According to the Soil and Conservation District of Saint Louis County (SWCDSTL), there are over 515 soil types found in Missouri. The name of each soil series is derived from the towns or landmarks near where they were first mapped and identified. No two soils are the same, although neighboring soils in the same region share a similar ability to support growing plants or building construction.
Soil by Region
The SWCDSTL notes that Kickapoo and Dockery soils are found in the northeast and north sections of Missouri, respectively. These soils are wet and heavy, cannot tolerate much watering and are prone to flooding. Leonard soil, also found in northern Missouri, and Sampsel, which is scattered throughout Missouri, are unstable because they shrink and expand, causing cracks in foundations, roads and walls. Gerald and Putnam—found in southern and northern Missouri, respectively—are wet soils that don't support things like septic systems due to their high seasonal water tables.
Menfro is the state soil of Missouri. It is commonly used to grow corn, soybeans, small grain, forage crops and specialty crops like tobacco, grapes, vegetables and fruit. Sites with Menfro soil are desirable building sites because soils are generally very deep, well drained and moderately permeable. This soil is found adjacent to the Missouri and Mississippi rivers and their major tributaries in areas that receive an annual average precipitation of 36 inches. Steeper areas support deciduous hardwood timber.
Menfro is composed of silt loam. Silt loam indicates that silt is the dominant mineral particle in this particular soil texture classification. The particles are relatively fine, smooth and floury. Silt loam contains 50 to 80 percent silt and less than 12 percent clay.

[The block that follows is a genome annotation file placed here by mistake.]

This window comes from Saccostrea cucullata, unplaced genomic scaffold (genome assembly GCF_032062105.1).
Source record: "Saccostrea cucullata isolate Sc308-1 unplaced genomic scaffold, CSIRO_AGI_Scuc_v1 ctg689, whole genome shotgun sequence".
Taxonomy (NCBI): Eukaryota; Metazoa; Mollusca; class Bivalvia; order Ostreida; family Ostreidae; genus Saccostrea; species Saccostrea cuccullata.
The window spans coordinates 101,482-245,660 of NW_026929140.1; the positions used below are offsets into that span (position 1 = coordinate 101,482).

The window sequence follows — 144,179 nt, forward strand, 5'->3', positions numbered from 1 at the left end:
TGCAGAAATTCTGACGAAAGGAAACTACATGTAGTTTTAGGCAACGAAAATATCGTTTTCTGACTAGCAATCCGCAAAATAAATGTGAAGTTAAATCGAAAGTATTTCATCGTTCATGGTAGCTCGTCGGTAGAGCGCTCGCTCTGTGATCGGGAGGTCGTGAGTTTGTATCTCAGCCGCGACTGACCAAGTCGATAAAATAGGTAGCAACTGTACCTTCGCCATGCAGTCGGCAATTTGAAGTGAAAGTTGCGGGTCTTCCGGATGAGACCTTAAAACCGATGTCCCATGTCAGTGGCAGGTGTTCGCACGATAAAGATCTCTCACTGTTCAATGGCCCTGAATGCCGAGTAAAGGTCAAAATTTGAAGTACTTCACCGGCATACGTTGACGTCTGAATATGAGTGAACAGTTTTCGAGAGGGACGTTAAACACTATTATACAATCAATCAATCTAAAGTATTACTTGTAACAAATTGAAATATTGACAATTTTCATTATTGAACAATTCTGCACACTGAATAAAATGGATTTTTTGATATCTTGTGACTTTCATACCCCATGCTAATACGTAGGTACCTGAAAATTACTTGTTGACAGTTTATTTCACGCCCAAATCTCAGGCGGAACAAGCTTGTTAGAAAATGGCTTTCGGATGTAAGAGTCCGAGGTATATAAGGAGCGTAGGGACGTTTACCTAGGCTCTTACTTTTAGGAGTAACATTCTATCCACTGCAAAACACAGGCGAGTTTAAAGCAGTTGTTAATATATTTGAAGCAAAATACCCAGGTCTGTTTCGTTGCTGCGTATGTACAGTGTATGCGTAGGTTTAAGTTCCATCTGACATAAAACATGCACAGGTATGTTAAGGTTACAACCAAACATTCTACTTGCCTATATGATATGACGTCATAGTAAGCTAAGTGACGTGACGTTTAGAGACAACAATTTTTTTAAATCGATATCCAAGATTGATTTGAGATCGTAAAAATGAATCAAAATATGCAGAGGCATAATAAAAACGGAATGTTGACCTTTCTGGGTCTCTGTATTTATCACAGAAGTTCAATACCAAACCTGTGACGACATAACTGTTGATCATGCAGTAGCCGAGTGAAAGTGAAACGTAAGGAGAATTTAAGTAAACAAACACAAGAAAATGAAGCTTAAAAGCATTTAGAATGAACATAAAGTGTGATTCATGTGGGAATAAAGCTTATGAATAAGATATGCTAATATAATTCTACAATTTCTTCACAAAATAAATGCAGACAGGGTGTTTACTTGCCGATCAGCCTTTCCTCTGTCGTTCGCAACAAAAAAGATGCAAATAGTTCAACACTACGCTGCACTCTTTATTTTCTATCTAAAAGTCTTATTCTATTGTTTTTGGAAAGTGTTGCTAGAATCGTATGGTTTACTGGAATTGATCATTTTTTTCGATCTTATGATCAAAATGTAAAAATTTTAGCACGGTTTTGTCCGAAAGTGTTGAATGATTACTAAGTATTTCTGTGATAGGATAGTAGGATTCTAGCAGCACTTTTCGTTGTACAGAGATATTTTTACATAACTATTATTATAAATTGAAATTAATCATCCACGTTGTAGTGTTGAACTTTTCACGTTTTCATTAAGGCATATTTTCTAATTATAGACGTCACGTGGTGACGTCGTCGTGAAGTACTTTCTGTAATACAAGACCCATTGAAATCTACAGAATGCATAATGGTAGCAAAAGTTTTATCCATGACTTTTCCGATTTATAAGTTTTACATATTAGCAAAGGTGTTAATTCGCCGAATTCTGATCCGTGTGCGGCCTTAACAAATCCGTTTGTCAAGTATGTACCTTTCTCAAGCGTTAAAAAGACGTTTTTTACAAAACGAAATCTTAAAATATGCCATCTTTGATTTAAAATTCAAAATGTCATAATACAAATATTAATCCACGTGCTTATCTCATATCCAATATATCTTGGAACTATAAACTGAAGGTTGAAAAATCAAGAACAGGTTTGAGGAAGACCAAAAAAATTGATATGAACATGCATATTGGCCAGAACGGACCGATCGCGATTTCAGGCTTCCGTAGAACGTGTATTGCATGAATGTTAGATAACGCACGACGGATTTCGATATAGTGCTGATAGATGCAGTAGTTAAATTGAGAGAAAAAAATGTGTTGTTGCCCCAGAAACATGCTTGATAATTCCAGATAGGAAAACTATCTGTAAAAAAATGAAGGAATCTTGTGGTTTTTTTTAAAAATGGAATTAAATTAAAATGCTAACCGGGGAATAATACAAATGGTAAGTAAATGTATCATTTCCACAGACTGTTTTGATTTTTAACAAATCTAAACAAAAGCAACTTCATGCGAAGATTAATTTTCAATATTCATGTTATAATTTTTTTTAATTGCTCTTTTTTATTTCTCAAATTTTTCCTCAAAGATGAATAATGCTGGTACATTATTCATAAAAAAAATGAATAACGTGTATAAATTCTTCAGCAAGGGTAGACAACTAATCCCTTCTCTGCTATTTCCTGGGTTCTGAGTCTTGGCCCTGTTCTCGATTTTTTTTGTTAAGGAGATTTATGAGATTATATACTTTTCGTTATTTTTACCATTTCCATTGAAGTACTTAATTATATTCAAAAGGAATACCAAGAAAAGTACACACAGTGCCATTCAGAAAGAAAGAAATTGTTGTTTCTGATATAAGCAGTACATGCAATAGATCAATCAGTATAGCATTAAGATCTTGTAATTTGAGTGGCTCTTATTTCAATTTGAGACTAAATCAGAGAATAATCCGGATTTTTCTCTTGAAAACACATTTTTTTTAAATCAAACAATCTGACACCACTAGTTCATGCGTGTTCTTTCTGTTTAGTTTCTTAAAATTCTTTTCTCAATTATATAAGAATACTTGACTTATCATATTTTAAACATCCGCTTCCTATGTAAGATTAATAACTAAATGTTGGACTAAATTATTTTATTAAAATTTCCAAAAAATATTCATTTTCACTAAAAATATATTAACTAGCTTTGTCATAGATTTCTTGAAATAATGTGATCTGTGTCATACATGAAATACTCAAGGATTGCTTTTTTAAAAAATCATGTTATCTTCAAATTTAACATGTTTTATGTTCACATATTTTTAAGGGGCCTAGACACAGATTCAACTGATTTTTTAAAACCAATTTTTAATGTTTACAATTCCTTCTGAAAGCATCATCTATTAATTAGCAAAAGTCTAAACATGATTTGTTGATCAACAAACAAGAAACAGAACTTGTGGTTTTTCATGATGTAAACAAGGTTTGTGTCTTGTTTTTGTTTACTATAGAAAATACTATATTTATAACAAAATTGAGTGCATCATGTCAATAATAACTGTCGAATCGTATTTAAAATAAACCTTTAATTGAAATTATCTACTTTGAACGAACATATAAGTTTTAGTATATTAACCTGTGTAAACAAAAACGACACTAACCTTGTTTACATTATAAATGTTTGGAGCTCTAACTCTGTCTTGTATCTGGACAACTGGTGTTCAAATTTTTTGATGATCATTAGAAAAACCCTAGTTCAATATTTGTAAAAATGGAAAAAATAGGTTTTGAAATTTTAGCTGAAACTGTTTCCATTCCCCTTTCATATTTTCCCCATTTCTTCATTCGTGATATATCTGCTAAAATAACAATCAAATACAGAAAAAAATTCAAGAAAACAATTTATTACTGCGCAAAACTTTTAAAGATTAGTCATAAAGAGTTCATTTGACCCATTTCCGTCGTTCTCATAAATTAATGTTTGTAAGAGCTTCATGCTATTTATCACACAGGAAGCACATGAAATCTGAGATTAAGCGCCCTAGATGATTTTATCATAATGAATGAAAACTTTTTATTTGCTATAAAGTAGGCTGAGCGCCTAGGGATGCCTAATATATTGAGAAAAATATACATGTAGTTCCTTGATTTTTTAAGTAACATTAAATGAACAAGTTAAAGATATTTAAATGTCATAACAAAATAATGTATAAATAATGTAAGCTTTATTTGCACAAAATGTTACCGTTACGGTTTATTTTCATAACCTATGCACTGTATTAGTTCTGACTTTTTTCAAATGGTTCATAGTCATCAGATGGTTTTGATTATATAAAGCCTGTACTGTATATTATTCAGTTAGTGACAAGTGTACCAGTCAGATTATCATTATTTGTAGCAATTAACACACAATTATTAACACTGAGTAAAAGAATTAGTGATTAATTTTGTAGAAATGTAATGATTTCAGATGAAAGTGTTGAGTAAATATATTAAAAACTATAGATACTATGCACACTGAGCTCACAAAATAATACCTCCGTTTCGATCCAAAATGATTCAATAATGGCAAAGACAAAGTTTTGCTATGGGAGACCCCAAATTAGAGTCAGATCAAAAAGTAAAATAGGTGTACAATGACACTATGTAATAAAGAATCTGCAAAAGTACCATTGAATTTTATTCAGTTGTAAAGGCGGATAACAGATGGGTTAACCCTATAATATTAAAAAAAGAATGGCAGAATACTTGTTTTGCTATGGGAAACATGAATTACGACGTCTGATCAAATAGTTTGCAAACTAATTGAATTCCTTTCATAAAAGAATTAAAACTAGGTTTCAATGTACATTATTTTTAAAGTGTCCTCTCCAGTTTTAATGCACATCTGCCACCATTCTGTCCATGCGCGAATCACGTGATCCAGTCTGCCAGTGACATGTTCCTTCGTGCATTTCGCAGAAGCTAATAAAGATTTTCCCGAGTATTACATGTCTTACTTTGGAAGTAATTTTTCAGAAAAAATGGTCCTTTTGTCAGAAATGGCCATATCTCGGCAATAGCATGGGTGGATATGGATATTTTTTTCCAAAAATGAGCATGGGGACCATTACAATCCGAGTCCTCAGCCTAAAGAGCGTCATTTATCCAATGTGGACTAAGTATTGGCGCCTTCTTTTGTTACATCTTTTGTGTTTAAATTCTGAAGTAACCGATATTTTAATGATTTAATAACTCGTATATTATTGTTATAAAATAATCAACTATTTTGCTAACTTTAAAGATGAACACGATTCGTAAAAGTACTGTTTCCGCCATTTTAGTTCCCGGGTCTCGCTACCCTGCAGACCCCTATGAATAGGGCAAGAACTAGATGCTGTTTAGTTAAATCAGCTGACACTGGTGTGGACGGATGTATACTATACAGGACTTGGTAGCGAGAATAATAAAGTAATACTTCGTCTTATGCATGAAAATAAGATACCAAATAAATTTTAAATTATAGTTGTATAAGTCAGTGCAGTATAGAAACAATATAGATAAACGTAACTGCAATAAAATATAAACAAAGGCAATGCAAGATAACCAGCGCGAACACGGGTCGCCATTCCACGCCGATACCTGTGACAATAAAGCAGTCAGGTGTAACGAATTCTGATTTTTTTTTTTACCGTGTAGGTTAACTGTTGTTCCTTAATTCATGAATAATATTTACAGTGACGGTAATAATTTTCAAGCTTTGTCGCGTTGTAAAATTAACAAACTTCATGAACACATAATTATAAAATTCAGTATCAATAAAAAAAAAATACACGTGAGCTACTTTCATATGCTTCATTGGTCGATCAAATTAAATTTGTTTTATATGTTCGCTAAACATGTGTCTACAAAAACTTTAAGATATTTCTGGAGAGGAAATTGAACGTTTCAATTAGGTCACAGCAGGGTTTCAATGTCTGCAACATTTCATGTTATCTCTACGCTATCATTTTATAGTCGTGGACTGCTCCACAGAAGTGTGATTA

Potassium keeps trafficways in a plant operating efficiently, according to the University of Missouri Extension. A healthy plant's leaves contain about 2 percent or more potassium and contribute that potassium to the soil when it dies and decays. Soils in Missouri vary in potassium content. Soils in northwest Missouri are high in potassium because there has been little mineral leaching—washing away—over thousands of years. Soils in eastern Missouri, on the other hand, are low in potassium because of lots of weathering and removal of the potassium. As the average annual rainfall of a location increases—as is happening in Missouri—weathering increases and potassium levels are reduced.
Before gardening or beginning new construction in Missouri, it is best to have the soil tested to determine what plants or structures the ground can support. The soil test will also tell you the pH of the soil, which will help you to in choosing the right plants for the soil you have, rather than spending lots of time, money and energy to alter the soil and support plants that the pH and soil type do not favor.
- Natural Resources Conservation Service: State Soils
- University of Illinois: Menfro, Missouri State Soil
- University of Missouri Extension: Potassium in Missouri Soils
- SWCDSTL: Soil Surveys
- Lawn Care: Missouri
- University of Arizona Extension: Physical Properties of Soils
- Agriculture and Agri-Food Canada: Texture, Soil
- National Resources Conservation Service: Menfro Series
Based in Fort Collins, Colo., Dannah Swift has been writing since 2009. She writes about green living, careers and the home garden. Her writing has appeared on various websites. She holds a Master of Arts in English literature from the University of New Hampshire and is currently pursuing a certificate in paralegal studies.